But thematically appropriate yet redundantanti-war messages. I would say it's almost detrimental as it's a “what if” scenarioimagining if Shotarou's father adopted a son. I felt this contradicts his undyinglove and desperation that motivated him to create a war machine out of hope fora better future in the anime series. I give the tetsujin 28 2007 movie a6/10. It's a fun watch if you don't have any eccentric hangups over 2004's conclusion. Overall, each entry in the Tetsujinfranchise is good for its time, and most are still enjoyable today.As for my recommended watch order, it relates to your tastes since most entriesfollow popular trends for its period.

If you love late 70s mech anime, like Daitarn 3,then you'll enjoy 1980. If you love the Yuusha and 90s Gundam aesthetic, then the 1992 anime is foryou. However, the average viewer will likely enjoy 2004 the most for its visuals, characters,lore, and shorter episode count. Lastly, if you think you'll hate the anime anddon't want to try it, I'd recommend the 2007 spinoff movie since it contains theessence of Tetsujin and is well-animated, though you'll have to skip its opening since itspoils the ending of the 2004 series. However, it will at least familiarize you with the franchisewithout requiring any serious time commitment. Since I'm ad-libbing so much of this videoalready, I may as well add something that I don't know how I forgot because it'skind of hilarious in a bad way. Tetsujin.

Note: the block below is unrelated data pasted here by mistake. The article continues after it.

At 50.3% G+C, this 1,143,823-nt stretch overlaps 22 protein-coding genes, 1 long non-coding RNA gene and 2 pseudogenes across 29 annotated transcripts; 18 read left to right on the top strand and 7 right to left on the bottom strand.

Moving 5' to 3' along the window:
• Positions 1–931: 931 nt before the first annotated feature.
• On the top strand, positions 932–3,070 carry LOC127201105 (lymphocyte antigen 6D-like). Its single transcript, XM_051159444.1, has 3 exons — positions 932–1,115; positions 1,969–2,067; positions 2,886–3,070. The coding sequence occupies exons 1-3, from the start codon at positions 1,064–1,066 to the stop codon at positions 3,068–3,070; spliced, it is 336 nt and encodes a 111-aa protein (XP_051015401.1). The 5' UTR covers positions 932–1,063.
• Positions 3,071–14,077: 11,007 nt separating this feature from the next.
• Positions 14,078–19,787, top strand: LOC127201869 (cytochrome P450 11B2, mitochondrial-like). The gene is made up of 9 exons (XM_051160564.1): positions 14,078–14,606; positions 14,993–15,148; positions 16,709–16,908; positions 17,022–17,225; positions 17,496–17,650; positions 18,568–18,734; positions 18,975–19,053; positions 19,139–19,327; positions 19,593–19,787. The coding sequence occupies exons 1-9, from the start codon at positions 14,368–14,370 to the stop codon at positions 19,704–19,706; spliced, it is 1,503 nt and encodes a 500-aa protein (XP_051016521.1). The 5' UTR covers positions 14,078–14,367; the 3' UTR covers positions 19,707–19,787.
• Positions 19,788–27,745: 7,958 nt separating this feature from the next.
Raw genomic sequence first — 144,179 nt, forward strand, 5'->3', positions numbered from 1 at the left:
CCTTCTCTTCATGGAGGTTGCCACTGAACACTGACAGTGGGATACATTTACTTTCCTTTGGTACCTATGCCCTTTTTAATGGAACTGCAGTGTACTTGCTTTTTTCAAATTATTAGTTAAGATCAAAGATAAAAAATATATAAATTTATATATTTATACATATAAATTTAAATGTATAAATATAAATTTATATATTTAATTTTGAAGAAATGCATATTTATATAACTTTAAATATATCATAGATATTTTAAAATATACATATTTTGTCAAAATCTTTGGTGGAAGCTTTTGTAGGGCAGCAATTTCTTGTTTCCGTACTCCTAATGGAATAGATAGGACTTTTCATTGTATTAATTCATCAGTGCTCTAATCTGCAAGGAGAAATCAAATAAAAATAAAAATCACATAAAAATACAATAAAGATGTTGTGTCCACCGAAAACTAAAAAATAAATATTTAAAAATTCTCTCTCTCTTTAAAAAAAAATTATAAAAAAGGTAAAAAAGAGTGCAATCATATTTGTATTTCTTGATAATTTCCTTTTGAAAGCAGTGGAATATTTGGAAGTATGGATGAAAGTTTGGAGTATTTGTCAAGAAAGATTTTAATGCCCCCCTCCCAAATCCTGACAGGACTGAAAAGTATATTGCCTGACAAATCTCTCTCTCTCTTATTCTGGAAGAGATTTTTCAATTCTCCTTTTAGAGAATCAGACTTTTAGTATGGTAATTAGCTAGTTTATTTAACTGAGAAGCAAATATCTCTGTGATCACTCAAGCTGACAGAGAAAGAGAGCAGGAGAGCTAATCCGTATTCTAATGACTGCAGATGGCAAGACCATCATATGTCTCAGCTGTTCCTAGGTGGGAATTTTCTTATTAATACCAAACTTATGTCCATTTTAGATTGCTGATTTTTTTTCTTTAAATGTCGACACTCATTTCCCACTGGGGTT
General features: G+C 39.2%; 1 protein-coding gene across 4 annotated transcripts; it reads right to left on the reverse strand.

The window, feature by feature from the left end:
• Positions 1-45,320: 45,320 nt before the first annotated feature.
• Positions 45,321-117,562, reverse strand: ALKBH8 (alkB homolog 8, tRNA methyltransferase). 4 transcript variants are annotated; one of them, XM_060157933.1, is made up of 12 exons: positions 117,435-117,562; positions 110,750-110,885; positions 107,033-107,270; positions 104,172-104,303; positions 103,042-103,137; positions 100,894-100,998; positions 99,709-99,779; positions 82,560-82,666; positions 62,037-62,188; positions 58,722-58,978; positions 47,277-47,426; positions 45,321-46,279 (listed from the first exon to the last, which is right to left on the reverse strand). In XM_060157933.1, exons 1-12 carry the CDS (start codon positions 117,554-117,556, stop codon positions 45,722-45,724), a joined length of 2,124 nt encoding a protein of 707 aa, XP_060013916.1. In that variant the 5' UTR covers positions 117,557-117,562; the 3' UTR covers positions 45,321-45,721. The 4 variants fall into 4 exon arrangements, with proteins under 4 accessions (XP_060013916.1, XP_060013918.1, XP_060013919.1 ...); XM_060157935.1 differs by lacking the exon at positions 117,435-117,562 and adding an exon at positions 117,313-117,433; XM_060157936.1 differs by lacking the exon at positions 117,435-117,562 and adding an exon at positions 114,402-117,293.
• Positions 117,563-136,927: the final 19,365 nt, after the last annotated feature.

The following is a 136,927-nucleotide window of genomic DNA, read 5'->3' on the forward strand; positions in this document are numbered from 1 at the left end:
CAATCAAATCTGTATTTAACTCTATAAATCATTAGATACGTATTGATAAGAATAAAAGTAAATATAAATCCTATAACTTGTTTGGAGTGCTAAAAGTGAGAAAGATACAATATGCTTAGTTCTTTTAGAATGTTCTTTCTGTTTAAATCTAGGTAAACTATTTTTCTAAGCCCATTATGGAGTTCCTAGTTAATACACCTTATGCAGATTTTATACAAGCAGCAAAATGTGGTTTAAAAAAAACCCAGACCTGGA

28's protagonist Shotaro, the 10 year oldboy is the origin for the term shotacon, if you don't know what that is, Google itbut you're probably going to be added to some sort of list for doing that.Basically the term shotacon was originated in 1981 in a magazine I couldn't findany further context to that in the Wikipedia page that I read because I did not want to investigatefurther because there's probably some extra context out there I'm just too afraid to findit. Maybe it's a joke, maybe people were upset that they changed his character design from thisto this or it could have just been something that changed over the time that was totally innocentin the beginning. Maybe because Shotaro was like a template for further anime characters from thatpoint since he was as generic as they come, but.

I don't know it is what it is and shotacon isshotaro complex stuffed together and now you know If you decide to watch any of these anime, comeback and let me know what you think. Thanks for watching, and thanks to Nea Chanand everyone listed here for their Patreon support. I'll see you soon withthe Beginners Guide to Jungle Taitei.